China vignettes 3 – Around the Pearl River Delta 1


Downtown Guangzhou by night, from the river and suburbs by day

The contrast between the high-rise, brightly lit at night, bustling city, with multiple level road flyovers and the rural areas around it is striking. On our first trip out into the Pearl River Delta area around the city we visited the vegetable research Institute of the city.


Road through the SCAU campus, new buildings entering Guangzhou, city driving

City Vegetable Research Institute

Here they do breeding of various vegetables and supply seeds for farmers. While in the past the institute did both now the company that is supplying the seed has to be separate from the research institute to avoid conflicts of interest. As well as the research work, the Institute also has a demonstration greenhouse where they bring schoolchildren to see where the food comes from and the range of food that can be grown in the area.


The workers here, mostly women, are generally local and receive 1060 yuan per month.


In a nearby town, by the large indoor market, you can find a few people selling Chinese greens, lotus root and the like on the street. They don’t have enough land to grow much but use this to supplement their income.

Village “cooperative”

Next we visited a newly established “co-operative”. The land is surrounded by buildings and is not far from the airport but people are not allowed to build factories here according to the village head. They grow a range of vegetables, with half of the area in organic production. The produce mainly goes to restaurants and institutions. They used to grow rice but vegetables are more profitable and use less labour than rice which is why they moved over to vegetable production. This, I’m told, is quite a common phenomenon in the Delta were rice production has declined considerably in the last 10 years. The co-op gets government support in the form of low-interest credit and was only formed in May 2012.ImageImage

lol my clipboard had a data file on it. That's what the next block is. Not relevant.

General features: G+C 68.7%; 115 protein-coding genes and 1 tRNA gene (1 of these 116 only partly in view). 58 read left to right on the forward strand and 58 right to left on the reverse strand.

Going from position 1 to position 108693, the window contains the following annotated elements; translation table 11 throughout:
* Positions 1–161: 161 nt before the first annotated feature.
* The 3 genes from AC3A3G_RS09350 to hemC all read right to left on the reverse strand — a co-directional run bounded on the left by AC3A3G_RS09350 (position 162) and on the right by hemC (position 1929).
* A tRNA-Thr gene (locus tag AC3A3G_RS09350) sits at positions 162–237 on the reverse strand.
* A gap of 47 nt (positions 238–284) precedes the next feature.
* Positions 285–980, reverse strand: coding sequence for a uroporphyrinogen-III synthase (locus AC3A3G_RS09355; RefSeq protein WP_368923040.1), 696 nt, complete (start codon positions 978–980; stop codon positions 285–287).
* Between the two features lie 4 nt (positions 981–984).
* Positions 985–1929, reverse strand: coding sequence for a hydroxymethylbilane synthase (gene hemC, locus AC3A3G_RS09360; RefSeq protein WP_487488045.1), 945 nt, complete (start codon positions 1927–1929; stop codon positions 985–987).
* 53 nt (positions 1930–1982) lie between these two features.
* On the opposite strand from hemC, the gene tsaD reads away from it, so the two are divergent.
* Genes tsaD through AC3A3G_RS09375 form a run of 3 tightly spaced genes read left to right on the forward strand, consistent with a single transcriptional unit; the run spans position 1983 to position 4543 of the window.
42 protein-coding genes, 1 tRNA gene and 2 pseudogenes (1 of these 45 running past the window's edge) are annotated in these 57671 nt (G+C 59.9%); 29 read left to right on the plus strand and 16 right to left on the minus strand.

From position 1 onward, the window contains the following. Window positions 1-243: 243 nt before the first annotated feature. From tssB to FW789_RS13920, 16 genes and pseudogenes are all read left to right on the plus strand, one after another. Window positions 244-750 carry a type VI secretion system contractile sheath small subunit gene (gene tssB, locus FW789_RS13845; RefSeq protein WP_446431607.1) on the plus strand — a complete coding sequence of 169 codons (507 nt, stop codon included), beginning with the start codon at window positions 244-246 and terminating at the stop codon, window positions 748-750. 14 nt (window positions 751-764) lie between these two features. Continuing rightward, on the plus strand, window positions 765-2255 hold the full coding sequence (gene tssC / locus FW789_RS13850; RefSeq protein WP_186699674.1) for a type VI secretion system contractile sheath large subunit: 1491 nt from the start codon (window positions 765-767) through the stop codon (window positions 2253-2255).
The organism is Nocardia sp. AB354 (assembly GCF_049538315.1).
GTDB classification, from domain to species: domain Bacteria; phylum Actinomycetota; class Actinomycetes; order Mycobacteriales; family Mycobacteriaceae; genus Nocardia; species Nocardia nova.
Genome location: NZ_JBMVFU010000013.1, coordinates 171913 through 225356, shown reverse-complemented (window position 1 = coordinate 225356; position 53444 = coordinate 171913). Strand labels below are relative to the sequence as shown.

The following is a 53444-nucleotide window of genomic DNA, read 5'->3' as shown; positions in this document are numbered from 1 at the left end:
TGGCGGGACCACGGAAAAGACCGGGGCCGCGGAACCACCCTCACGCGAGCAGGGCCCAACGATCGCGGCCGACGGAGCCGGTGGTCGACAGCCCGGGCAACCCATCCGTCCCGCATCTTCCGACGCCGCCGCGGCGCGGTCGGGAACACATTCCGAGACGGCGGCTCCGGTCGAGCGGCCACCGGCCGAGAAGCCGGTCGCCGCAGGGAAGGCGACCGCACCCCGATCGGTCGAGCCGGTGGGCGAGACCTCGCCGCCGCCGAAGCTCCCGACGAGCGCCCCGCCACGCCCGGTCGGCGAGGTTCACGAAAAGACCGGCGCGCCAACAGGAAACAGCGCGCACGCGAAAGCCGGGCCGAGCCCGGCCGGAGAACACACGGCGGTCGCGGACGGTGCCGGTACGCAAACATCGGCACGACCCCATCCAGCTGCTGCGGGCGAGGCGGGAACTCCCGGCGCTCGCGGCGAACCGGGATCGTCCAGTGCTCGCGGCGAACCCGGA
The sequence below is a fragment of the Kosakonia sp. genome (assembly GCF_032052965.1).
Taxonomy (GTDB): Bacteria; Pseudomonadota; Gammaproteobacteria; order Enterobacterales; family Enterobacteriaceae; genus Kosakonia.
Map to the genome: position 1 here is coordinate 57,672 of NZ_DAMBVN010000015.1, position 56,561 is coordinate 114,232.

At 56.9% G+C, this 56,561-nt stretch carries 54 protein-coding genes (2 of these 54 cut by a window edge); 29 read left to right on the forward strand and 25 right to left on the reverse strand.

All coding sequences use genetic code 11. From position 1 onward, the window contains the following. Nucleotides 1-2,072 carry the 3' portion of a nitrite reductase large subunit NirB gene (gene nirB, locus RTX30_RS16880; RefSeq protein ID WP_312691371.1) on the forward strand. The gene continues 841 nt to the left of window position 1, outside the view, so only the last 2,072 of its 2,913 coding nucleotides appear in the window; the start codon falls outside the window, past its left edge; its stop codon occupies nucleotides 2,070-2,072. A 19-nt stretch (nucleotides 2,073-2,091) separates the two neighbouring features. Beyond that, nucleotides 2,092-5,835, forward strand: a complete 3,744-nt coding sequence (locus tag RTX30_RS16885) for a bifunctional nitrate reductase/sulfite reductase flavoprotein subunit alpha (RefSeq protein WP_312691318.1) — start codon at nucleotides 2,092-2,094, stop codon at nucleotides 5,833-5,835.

One problem, which comes as a surprise, is the problem of labour shortage. It is something I’m to hear more about as I do more travelling in the rural areas in China. In this instance, the village headman pays the villagers about 950 yuan per year per mu – there are 15 mu per hectare and about 10 yuan/£ – and hires both full-time labourers who tend to come from elsewhere in China, and daily labourers who come from the village.


A lot of what they produce is boxed up in these boxes. The symbol on the box is for green food, which is the middle ranking of government certified food production standards. These are organic, green, and no public harm.


The village headman reflects that it’s got warmer in his lifetime and wetter, which leads to more damage to the plants. As we walk around the village, which is a mixture of old mudbrick houses and newly built brick and reinforced concrete two story houses, there’s a noticeable lack of any livestock. People don’t raise pigs and chickens so much now, we’re told, since they’ve got more money.

Next: Horticulture and hydroponics


About geofftansey

I curate the Food Systems Academy, a free, on-line, open education resource to transform our food systems. I am also a member of the Food Ethics Council and chaired the Fabian Commission on Food and Poverty, which reported in 2015.
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